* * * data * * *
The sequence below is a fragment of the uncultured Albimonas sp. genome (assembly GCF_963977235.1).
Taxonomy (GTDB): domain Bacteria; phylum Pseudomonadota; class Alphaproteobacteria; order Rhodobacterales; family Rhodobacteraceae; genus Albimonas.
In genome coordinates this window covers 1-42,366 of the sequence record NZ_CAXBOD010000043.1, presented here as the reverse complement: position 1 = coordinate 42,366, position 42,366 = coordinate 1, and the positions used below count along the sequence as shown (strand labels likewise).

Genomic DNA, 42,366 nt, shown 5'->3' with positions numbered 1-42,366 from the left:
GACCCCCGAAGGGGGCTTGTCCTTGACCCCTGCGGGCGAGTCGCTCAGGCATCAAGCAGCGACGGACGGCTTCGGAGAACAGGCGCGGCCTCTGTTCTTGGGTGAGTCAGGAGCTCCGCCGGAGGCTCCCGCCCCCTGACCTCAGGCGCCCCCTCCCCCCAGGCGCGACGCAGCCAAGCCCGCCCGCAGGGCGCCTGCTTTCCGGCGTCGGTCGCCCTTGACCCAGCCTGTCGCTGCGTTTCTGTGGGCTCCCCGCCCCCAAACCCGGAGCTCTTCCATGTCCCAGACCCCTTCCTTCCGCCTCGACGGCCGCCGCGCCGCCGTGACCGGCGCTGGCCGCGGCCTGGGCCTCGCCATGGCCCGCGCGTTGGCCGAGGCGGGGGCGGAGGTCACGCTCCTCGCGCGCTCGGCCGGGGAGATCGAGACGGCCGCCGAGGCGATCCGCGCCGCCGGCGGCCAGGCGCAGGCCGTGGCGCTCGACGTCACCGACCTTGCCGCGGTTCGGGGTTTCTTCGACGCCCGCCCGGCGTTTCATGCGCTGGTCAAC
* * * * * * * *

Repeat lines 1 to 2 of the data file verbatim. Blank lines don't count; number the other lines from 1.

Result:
The sequence below is a fragment of the uncultured Albimonas sp. genome (assembly GCF_963977235.1).
Taxonomy (GTDB): domain Bacteria; phylum Pseudomonadota; class Alphaproteobacteria; order Rhodobacterales; family Rhodobacteraceae; genus Albimonas.